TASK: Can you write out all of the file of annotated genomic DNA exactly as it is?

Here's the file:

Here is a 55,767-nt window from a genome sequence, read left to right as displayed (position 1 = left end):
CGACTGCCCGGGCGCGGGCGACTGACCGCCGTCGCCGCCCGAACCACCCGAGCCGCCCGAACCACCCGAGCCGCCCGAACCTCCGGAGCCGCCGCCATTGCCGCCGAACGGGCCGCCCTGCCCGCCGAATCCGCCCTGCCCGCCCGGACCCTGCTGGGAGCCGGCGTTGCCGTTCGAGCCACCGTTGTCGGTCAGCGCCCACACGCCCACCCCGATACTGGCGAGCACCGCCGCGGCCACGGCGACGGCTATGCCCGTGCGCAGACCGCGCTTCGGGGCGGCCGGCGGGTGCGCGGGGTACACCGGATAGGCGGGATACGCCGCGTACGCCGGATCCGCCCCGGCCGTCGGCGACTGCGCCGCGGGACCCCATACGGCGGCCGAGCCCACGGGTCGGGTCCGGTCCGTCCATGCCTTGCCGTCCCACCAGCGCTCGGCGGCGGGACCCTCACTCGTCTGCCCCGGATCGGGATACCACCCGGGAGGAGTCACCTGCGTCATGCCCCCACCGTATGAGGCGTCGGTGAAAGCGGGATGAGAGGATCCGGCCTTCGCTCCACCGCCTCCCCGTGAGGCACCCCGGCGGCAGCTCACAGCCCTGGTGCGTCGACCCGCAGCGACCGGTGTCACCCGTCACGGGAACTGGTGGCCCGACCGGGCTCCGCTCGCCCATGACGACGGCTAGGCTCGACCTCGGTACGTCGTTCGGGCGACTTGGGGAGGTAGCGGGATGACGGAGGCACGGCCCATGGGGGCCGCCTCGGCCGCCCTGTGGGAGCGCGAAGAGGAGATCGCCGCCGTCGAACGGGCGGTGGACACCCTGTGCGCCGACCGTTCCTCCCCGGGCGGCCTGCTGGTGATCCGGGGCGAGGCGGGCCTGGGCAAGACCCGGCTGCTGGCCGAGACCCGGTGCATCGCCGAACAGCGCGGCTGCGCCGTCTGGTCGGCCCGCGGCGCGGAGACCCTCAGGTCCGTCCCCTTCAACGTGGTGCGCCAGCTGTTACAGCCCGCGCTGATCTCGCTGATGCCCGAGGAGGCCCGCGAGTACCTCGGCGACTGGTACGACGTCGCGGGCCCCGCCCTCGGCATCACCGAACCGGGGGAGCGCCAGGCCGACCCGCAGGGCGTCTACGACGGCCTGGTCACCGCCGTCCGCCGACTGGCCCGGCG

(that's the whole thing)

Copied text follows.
Here is a 55,767-nt window from a genome sequence, read left to right as displayed (position 1 = left end):
CGACTGCCCGGGCGCGGGCGACTGACCGCCGTCGCCGCCCGAACCACCCGAGCCGCCCGAACCACCCGAGCCGCCCGAACCTCCGGAGCCGCCGCCATTGCCGCCGAACGGGCCGCCCTGCCCGCCGAATCCGCCCTGCCCGCCCGGACCCTGCTGGGAGCCGGCGTTGCCGTTCGAGCCACCGTTGTCGGTCAGCGCCCACACGCCCACCCCGATACTGGCGAGCACCGCCGCGGCCACGGCGACGGCTATGCCCGTGCGCAGACCGCGCTTCGGGGCGGCCGGCGGGTGCGCGGGGTACACCGGATAGGCGGGATACGCCGCGTACGCCGGATCCGCCCCGGCCGTCGGCGACTGCGCCGCGGGACCCCATACGGCGGCCGAGCCCACGGGTCGGGTCCGGTCCGTCCATGCCTTGCCGTCCCACCAGCGCTCGGCGGCGGGACCCTCACTCGTCTGCCCCGGATCGGGATACCACCCGGGAGGAGTCACCTGCGTCATGCCCCCACCGTATGAGGCGTCGGTGAAAGCGGGATGAGAGGATCCGGCCTTCGCTCCACCGCCTCCCCGTGAGGCACCCCGGCGGCAGCTCACAGCCCTGGTGCGTCGACCCGCAGCGACCGGTGTCACCCGTCACGGGAACTGGTGGCCCGACCGGGCTCCGCTCGCCCATGACGACGGCTAGGCTCGACCTCGGTACGTCGTTCGGGCGACTTGGGGAGGTAGCGGGATGACGGAGGCACGGCCCATGGGGGCCGCCTCGGCCGCCCTGTGGGAGCGCGAAGAGGAGATCGCCGCCGTCGAACGGGCGGTGGACACCCTGTGCGCCGACCGTTCCTCCCCGGGCGGCCTGCTGGTGATCCGGGGCGAGGCGGGCCTGGGCAAGACCCGGCTGCTGGCCGAGACCCGGTGCATCGCCGAACAGCGCGGCTGCGCCGTCTGGTCGGCCCGCGGCGCGGAGACCCTCAGGTCCGTCCCCTTCAACGTGGTGCGCCAGCTGTTACAGCCCGCGCTGATCTCGCTGATGCCCGAGGAGGCCCGCGAGTACCTCGGCGACTGGTACGACGTCGCGGGCCCCGCCCTCGGCATCACCGAACCGGGGGAGCGCCAGGCCGACCCGCAGGGCGTCTACGACGGCCTGGTCACCGCCGTCCGCCGACTGGCCCGGCG